Sunday , April 08, 2018 - 12:00 AM
Students at Venture High School recently had the opportunity to experience the past in a unique way, and now so can you.
The junior class was able to spend a month transcribing and researching letters from the Riries, a now-gone family that resided in the Ogden area during the two world wars. The history class's research was then translated to visual representations of what the letters teach us about the family’s thoughts on war, work and each other.
The exhibit, called “All Out For Uncle Sam,” also features interviews and stories of several other family's experiences with World War II. It was created by Weber State University’s special collections department and currently is on display at Ogden’s Union Station.
The Ririe family was an average family living in Ogden during the first and second world wars. Throughout the course of World War I, sweethearts Sylvin and Flora maintained a connection through letters, and following his return home, they were married and had one son, Dale.
• Real research
Sylvin (who also spelled his name “Sylvan”) spent most of his time during World War I training in California, then followed a campaign through France. Son Dale was a medical technician who spent most of World War II in the Philippines. Dale was injured and received a Purple Heart for his contributions while overseas.
The family’s importance to a modern historian is that it provides an inside look at what one might consider an average person's life and an understanding of how a worldwide conflict might impact each citizen, even in a seemingly far-flung area like Utah.
To create “All Out for Uncle Sam,” Weber State’s Stewart Library Special Collections spent nearly two years collecting WWII photographs, letters, diaries and other personal items to give a feel for the impact of the war on communities ranging from Davis to Box Elder counties.
The project was imagined and executed by student groups, and as such, it has great importance for the idea of how meaningful a school project can be. For many students, the history assignment provided a unique experience.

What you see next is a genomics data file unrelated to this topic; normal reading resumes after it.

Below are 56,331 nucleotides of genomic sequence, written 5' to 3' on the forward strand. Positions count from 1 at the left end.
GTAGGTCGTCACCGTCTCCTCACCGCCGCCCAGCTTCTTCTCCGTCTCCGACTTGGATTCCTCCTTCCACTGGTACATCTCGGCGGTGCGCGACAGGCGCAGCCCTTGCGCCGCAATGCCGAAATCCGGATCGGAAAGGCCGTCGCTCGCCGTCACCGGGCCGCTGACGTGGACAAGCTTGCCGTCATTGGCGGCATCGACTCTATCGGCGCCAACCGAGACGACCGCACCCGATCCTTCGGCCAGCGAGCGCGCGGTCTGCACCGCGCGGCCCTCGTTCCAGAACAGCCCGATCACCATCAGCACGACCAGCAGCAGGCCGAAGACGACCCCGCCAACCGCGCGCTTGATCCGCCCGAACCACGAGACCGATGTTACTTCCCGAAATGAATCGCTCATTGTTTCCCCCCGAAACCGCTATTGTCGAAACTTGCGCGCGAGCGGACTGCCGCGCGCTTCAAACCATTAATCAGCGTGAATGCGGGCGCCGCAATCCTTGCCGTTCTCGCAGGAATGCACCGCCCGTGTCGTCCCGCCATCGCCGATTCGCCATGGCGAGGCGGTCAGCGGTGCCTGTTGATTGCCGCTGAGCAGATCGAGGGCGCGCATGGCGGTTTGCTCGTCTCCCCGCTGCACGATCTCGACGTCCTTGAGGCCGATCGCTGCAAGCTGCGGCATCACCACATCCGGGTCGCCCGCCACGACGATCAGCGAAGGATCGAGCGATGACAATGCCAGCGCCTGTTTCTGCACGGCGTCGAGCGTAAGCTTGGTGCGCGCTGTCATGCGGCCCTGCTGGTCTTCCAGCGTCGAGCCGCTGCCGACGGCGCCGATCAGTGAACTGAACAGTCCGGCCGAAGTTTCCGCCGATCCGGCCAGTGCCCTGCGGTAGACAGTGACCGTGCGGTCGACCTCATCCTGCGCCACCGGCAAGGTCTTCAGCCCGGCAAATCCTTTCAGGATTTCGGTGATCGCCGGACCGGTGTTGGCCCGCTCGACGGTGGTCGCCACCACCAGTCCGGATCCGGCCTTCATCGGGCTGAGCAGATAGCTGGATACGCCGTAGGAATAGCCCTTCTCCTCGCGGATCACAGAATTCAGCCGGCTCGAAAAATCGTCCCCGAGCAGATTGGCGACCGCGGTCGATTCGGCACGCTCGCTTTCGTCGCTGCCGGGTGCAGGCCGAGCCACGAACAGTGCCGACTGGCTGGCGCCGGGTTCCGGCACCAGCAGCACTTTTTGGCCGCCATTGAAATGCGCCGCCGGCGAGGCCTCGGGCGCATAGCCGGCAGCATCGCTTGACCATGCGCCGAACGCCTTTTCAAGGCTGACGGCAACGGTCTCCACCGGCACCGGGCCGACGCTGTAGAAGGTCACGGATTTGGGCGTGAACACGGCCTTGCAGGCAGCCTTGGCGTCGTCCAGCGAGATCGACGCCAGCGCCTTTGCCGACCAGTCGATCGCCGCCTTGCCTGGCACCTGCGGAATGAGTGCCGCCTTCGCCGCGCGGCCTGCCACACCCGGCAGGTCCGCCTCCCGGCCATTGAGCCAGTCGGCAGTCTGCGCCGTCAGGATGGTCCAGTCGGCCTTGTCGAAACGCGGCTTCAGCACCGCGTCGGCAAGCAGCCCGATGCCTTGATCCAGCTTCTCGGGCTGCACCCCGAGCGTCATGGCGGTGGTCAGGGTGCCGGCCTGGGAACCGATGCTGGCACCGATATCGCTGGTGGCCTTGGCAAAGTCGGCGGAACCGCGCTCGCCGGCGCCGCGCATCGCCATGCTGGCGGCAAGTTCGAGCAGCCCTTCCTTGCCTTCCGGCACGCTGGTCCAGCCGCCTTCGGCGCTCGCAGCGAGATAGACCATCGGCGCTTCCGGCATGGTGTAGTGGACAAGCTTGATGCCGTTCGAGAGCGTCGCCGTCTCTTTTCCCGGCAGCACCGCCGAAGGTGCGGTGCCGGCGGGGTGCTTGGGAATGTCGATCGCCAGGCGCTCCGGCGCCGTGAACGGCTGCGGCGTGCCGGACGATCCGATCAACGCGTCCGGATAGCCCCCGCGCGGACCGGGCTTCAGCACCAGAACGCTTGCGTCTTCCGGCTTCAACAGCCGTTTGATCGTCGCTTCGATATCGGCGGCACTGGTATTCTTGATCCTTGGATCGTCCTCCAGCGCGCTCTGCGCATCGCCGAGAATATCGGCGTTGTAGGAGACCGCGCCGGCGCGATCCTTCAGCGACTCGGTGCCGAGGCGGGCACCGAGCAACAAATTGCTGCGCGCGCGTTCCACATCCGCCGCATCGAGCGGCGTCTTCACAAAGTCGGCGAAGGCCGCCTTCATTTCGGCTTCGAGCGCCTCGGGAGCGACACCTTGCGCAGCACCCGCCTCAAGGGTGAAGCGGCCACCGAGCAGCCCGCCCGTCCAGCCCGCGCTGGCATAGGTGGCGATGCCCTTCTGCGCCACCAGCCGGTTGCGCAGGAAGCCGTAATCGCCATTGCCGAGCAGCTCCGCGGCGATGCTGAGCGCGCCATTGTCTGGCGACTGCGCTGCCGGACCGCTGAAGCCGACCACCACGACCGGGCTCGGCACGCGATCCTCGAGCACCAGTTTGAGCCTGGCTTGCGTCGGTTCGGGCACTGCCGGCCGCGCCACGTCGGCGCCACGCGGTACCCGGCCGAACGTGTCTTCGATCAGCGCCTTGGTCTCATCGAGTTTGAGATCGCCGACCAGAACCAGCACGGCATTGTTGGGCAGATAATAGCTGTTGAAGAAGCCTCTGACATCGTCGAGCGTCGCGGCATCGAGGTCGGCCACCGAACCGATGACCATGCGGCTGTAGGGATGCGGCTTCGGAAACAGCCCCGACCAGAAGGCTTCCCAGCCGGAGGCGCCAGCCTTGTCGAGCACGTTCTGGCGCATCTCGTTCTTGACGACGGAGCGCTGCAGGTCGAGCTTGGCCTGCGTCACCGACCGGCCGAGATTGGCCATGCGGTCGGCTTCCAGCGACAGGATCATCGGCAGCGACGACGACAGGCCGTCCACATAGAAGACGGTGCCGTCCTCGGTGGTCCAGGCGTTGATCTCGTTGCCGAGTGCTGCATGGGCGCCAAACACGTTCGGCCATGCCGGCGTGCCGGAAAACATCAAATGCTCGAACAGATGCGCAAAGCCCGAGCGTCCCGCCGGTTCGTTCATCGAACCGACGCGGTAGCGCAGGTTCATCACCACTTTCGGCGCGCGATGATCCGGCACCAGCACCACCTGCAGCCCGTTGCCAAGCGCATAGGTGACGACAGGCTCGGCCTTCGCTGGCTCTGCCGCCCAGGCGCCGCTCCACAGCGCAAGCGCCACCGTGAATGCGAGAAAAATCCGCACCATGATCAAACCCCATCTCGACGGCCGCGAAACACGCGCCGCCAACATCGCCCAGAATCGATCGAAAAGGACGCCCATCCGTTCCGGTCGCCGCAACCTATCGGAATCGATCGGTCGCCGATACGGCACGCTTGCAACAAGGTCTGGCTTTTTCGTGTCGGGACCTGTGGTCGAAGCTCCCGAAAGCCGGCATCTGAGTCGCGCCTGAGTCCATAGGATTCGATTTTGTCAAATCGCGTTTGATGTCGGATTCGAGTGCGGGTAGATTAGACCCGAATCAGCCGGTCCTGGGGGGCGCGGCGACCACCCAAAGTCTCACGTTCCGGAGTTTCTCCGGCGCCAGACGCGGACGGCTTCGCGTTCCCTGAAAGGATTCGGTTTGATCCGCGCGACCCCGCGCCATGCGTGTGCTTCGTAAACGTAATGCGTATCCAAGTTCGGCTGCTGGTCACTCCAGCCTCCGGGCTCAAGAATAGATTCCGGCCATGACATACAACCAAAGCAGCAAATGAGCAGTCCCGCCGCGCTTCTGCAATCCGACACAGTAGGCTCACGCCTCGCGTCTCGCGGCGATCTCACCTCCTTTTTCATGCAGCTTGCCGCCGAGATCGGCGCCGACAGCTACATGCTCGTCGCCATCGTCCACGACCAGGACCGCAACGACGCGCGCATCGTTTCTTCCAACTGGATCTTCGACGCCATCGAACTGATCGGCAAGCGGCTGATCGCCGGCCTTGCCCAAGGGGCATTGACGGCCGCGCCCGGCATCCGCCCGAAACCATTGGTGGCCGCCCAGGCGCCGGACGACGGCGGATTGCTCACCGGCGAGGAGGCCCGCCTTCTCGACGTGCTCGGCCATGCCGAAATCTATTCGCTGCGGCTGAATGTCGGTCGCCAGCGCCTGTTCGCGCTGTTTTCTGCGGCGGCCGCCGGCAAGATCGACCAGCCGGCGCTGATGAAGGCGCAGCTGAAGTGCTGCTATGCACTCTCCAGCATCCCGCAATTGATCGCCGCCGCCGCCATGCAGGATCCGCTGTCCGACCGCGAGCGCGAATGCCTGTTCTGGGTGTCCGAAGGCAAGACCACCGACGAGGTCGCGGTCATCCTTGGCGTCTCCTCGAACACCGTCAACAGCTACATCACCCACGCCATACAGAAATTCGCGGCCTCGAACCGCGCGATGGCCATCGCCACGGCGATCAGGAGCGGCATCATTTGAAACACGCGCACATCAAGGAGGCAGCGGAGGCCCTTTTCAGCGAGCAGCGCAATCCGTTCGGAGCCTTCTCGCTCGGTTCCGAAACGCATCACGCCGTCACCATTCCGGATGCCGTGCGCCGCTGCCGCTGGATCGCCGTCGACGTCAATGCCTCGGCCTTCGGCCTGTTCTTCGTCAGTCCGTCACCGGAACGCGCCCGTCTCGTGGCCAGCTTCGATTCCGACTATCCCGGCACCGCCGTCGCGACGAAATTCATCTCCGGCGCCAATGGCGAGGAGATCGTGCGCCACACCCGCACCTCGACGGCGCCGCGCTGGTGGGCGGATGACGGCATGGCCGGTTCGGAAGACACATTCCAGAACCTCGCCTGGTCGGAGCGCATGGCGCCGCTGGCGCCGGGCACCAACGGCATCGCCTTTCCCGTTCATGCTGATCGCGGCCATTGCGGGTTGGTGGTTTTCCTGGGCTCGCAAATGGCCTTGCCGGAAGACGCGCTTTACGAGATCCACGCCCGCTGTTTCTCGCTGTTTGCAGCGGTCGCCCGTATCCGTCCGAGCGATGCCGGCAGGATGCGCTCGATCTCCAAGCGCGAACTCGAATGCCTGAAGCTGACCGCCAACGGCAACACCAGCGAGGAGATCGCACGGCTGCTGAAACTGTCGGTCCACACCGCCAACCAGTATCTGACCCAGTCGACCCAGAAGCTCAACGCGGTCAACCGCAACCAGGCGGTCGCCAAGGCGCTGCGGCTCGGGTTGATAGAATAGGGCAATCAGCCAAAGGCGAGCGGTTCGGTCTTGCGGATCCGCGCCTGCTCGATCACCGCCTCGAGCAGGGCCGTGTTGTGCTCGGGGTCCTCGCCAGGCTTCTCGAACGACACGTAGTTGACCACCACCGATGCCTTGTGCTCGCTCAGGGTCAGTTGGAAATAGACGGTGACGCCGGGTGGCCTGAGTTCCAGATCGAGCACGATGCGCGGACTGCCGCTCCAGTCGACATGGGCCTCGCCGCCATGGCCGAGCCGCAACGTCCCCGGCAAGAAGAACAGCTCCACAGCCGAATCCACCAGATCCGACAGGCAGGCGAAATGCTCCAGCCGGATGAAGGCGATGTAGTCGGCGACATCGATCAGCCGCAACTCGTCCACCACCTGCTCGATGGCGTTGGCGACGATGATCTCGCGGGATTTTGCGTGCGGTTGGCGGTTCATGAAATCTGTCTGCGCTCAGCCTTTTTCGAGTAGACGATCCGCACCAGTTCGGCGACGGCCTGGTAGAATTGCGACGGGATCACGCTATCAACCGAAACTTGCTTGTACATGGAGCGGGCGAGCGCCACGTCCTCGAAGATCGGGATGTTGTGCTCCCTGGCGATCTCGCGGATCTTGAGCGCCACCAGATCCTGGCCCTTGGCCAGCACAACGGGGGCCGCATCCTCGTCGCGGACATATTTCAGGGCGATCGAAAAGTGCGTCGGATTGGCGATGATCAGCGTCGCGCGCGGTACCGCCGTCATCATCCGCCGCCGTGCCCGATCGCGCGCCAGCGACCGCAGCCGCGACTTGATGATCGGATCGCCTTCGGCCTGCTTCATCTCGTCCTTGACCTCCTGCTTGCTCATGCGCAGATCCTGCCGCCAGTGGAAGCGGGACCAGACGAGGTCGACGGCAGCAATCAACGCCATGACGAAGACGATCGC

“Instead of memorizing facts and learning dates, like some high schools, we actually got to work on actual history,” said Justin Hulme, a junior at Venture High. “We had to gather the data, transposing the letters; analyze the data, formulate a hypothesis or idea based on the data, and generate a medium to display and share our research.”
Indeed, the project’s departure from the norm was what provided the opportunity for singularly deep experiences that truly connected each student to the Ririe family members and their stories.
• Traces of days gone by
Junior Clarissa Brandley said, “After reading the letters and learning about the Ririe family, I started seeing them everywhere (in the Ogden area); I saw their graves, their old work places, the establishments around during their time. I see them now like an important piece to a puzzle I’m happy to belong to.”
The project became personally important to many, and such examples provide an extraordinary opportunity for schools to improve education.
But it’s not just individual students who benefit. Because the WW II stories are shared with the community, many people get the opportunity to experience a conflict in a new way. The Riries were certainly an average Ogden family like many of us, so we can peek into a world that shares a location; and through that connection, we are able to internalize the differences that teach us about our own time.
If we learn about the strife of another time, it’s much more likely we can find our way through our own troubled times, be they large or small. It’s just time we took a closer look.
“All Out for Uncle Sam” will be on display until June 2 at Union Station, 2501 Wall Ave., Ogden. The station is open from 10 a.m. to 5 p.m. Monday-Saturday. Admission to this exhibit is free; for more information, visit the station’s website.
Sierra Clark is a junior at Venture High School. She plays piano and flute and is an avid reader, but most of all she enjoys learning all about new things. Email her at firstname.lastname@example.org.
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